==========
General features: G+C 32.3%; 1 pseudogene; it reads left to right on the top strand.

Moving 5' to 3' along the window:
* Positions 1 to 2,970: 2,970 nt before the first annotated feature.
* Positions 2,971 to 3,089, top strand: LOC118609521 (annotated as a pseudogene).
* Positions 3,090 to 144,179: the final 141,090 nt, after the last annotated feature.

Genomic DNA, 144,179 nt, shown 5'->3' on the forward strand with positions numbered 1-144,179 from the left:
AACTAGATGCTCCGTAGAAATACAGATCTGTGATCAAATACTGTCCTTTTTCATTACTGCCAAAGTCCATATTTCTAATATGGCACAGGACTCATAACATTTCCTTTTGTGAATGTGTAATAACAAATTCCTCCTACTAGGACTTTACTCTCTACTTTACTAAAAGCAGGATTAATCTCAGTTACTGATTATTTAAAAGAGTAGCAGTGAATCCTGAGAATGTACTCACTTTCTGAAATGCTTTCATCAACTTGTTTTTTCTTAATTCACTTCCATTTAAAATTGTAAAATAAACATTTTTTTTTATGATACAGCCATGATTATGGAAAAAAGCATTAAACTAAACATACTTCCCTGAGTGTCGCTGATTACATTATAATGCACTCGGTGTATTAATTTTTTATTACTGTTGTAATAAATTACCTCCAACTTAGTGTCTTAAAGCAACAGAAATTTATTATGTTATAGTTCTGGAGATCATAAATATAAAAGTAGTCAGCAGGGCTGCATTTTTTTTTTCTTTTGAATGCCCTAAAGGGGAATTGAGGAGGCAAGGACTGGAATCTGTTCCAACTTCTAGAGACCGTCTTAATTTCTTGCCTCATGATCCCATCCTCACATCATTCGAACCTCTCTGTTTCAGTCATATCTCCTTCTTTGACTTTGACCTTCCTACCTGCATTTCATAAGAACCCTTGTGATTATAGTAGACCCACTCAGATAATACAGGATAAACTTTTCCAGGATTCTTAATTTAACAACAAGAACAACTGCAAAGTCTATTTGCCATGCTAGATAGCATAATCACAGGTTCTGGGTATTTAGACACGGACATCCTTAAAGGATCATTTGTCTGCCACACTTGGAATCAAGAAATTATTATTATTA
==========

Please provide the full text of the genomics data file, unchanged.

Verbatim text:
General features: G+C 32.3%; 1 pseudogene; it reads left to right on the top strand.

Moving 5' to 3' along the window:
* Positions 1 to 2,970: 2,970 nt before the first annotated feature.
* Positions 2,971 to 3,089, top strand: LOC118609521 (annotated as a pseudogene).
* Positions 3,090 to 144,179: the final 141,090 nt, after the last annotated feature.

Genomic DNA, 144,179 nt, shown 5'->3' on the forward strand with positions numbered 1-144,179 from the left:
AACTAGATGCTCCGTAGAAATACAGATCTGTGATCAAATACTGTCCTTTTTCATTACTGCCAAAGTCCATATTTCTAATATGGCACAGGACTCATAACATTTCCTTTTGTGAATGTGTAATAACAAATTCCTCCTACTAGGACTTTACTCTCTACTTTACTAAAAGCAGGATTAATCTCAGTTACTGATTATTTAAAAGAGTAGCAGTGAATCCTGAGAATGTACTCACTTTCTGAAATGCTTTCATCAACTTGTTTTTTCTTAATTCACTTCCATTTAAAATTGTAAAATAAACATTTTTTTTTATGATACAGCCATGATTATGGAAAAAAGCATTAAACTAAACATACTTCCCTGAGTGTCGCTGATTACATTATAATGCACTCGGTGTATTAATTTTTTATTACTGTTGTAATAAATTACCTCCAACTTAGTGTCTTAAAGCAACAGAAATTTATTATGTTATAGTTCTGGAGATCATAAATATAAAAGTAGTCAGCAGGGCTGCATTTTTTTTTTCTTTTGAATGCCCTAAAGGGGAATTGAGGAGGCAAGGACTGGAATCTGTTCCAACTTCTAGAGACCGTCTTAATTTCTTGCCTCATGATCCCATCCTCACATCATTCGAACCTCTCTGTTTCAGTCATATCTCCTTCTTTGACTTTGACCTTCCTACCTGCATTTCATAAGAACCCTTGTGATTATAGTAGACCCACTCAGATAATACAGGATAAACTTTTCCAGGATTCTTAATTTAACAACAAGAACAACTGCAAAGTCTATTTGCCATGCTAGATAGCATAATCACAGGTTCTGGGTATTTAGACACGGACATCCTTAAAGGATCATTTGTCTGCCACACTTGGAATCAAGAAATTATTATTATTA